The Market for Rhyming Picture Books
If you’ve attended a writing conference, you’ve probably heard the mantra of many children’s book editors: “No submissions in rhyme!” Yet if you visit the book table, you might be surprised to find their newest release—a rhyming picture book. What’s going on?
Editors say, “Never submit rhyming text” because they receive so many manuscripts filled with poorly written verse. Critique groups abound with wannabe writers who pour out stories in rhyme, yet are offended and confused when the member who teaches English points out their poem lacks rhythm, contains forced rhyme, and isn’t properly formatted. If you don’t know the rules for writing in verse, resist the temptation to write a manuscript in rhyme.
The three R’s of successful children’s books, however, are rhyme, rhythm, and repetition. If you’re still smitten by the “rhyming bug,” take the time to learn how to write in rhyme—and how to write well. Editors welcome submissions of well-written rhyming picture books if it fits into their specific product line—but your manuscript must feature poetry that sings.
Sign up for a class in writing poetry. Read books to learn the rules. Dissect current successful children’s books written in verse until you know which rules the authors followed and which ones they broke—and understand why. Don’t just read about writing rhyming picture book text. Write a children’s book in rhyme. Then another. And another. Examine your manuscripts with a fine-toothed comb. Don’t take your manuscript to your local critique group, however, if none of the members have had success publishing in rhyme, especially if they mostly write for older audiences. They’ll only succeed in butchering your manuscript if they don’t know the rules themselves. Try to find another author who has published at least one children’s manuscript in rhyme. Offer to trade manuscripts.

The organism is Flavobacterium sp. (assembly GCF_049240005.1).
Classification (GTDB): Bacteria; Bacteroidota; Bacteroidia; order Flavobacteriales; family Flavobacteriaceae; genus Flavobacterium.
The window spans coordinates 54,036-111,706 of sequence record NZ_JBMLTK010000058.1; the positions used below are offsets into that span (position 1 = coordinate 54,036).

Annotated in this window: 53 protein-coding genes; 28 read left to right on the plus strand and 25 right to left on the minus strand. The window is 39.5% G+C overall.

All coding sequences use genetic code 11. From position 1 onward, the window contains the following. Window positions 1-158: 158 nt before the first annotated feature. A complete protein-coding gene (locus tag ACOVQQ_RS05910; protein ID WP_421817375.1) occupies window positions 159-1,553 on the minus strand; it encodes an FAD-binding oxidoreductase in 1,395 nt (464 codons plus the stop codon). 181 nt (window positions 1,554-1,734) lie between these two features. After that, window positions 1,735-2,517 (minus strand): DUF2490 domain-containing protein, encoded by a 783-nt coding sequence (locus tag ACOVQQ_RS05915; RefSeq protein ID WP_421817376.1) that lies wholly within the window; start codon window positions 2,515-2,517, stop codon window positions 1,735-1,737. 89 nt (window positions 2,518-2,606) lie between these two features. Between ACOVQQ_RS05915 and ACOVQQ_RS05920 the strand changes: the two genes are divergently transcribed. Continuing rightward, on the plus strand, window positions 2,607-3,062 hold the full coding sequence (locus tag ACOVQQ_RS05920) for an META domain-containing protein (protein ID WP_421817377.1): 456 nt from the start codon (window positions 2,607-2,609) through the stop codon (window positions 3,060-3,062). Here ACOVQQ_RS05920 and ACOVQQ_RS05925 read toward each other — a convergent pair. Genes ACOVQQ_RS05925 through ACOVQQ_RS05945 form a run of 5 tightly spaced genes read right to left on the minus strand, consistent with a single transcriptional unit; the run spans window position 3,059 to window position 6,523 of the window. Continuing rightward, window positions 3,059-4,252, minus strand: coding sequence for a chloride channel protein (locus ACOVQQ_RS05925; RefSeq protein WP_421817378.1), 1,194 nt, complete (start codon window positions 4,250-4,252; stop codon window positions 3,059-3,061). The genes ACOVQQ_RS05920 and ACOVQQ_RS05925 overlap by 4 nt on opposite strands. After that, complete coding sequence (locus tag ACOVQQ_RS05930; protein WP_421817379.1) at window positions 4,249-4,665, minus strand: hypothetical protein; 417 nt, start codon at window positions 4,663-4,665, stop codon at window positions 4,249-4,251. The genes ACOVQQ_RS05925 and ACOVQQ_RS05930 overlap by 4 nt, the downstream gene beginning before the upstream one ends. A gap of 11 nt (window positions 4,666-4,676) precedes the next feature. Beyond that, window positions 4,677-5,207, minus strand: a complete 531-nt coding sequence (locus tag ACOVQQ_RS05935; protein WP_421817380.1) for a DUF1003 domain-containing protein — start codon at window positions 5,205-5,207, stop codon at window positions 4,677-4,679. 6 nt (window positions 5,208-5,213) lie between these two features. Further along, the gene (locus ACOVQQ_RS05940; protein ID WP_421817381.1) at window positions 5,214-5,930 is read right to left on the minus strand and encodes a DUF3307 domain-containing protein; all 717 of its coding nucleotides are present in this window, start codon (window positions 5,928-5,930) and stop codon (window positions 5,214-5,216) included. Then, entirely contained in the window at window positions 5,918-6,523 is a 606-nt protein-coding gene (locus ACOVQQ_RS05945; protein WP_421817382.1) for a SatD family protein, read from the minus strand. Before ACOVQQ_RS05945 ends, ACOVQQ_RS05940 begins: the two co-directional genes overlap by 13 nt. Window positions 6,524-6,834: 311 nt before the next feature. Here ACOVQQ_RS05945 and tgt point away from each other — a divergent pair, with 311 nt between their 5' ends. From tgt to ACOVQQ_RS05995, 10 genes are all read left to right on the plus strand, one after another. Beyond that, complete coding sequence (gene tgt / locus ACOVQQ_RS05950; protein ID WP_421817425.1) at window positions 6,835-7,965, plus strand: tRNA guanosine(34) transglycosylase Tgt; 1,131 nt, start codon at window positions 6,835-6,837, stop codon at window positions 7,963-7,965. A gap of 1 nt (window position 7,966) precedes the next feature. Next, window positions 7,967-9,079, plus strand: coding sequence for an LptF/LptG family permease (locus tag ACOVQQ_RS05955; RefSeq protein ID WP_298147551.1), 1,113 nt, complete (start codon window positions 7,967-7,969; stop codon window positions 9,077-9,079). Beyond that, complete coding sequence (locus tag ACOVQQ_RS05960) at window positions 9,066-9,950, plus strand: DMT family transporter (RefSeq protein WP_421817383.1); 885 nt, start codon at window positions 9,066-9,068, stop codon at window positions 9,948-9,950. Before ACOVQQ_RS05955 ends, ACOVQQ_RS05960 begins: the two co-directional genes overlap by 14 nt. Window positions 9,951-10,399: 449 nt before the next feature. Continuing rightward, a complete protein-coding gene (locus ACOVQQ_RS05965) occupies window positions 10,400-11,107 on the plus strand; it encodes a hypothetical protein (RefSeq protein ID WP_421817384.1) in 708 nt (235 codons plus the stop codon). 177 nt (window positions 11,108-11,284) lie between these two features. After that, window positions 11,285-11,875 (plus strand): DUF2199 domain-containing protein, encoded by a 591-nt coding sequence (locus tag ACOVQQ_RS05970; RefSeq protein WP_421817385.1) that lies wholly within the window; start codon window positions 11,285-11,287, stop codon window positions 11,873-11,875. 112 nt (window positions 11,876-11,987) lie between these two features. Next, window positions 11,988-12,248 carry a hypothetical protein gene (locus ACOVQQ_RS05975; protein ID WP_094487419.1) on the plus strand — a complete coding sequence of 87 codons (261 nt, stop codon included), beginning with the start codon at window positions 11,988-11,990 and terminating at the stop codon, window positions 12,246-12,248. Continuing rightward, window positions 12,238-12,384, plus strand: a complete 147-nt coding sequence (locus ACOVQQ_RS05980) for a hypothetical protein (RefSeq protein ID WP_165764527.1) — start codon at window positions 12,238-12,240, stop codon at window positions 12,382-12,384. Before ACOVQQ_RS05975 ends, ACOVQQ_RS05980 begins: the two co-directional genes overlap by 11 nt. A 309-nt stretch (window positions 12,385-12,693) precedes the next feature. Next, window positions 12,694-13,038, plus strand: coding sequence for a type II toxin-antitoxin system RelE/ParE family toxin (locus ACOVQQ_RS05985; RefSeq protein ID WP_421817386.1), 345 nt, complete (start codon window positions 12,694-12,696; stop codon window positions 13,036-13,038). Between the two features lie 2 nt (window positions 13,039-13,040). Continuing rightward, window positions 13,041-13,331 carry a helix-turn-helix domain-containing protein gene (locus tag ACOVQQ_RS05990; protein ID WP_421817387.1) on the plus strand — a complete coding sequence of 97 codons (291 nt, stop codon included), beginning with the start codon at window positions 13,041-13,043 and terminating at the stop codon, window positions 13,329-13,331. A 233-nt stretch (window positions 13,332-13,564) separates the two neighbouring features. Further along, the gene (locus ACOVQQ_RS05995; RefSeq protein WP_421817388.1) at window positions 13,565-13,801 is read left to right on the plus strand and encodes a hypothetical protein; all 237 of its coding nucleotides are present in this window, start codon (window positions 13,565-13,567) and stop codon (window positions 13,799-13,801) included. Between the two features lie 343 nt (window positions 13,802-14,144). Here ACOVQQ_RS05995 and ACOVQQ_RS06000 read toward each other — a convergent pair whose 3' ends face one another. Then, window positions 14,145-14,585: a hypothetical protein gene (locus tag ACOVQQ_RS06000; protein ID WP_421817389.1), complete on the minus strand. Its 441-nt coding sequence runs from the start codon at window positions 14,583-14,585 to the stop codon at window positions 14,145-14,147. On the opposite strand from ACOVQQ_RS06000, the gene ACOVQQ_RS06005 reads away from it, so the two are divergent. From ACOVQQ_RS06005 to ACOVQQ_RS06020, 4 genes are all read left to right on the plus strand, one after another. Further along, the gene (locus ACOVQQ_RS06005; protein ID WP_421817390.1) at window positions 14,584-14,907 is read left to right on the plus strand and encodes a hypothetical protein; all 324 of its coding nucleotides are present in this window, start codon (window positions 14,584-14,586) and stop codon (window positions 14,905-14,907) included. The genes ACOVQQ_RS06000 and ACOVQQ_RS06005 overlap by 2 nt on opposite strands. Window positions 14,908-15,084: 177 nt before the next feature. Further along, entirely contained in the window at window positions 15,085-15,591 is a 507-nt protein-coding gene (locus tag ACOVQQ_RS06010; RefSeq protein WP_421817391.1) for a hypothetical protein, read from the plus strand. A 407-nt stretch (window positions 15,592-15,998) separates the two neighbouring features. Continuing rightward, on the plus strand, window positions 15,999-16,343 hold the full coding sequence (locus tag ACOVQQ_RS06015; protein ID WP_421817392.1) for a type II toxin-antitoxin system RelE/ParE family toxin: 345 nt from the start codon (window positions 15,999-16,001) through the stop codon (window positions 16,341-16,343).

There is something truly magical about a children’s book that is written in rhyme. Yet how do you know if your story would do better written in non-rhyming text or in verse? Here are several key points to consider.
Will your book be part of a series? If so, you should follow the format already established. When I wrote one of my newest picture books, D is for Drinking Gourd: An African American Alphabet, the publisher already produced a series of books with rhyming verse in large type at the center of the page and nonfiction expository text along the sides. I wrote my sample text to follow their format, submitted it as a proposal, and got a contract—even though that publisher’s website said it was not taking any submissions at that time.
If your manuscript will be a stand-alone project, try writing a section of your story in plain text. Now try writing the same section in rhyming verse. Which vehicle transports your message to your target audience the best?
Study the product line of the publisher you plan to target. Are they currently publishing rhyming text? If so, determine in which genre or format—beginning reader? Board book? Alphabet or counting book? Write your manuscript—whether in rhyme or non-rhyming text—so it fits in with the publisher’s unique style and product line.
Bio: Nancy I. Sanders is an instructor for the Children’s Writers’ Coaching Club and the author of over 75 books and has been published by such houses as Scholastic, Reader’s Digest, Tyndale, and Sleeping Bear Press. Visit her website at www.nancyisanders.com to find out more.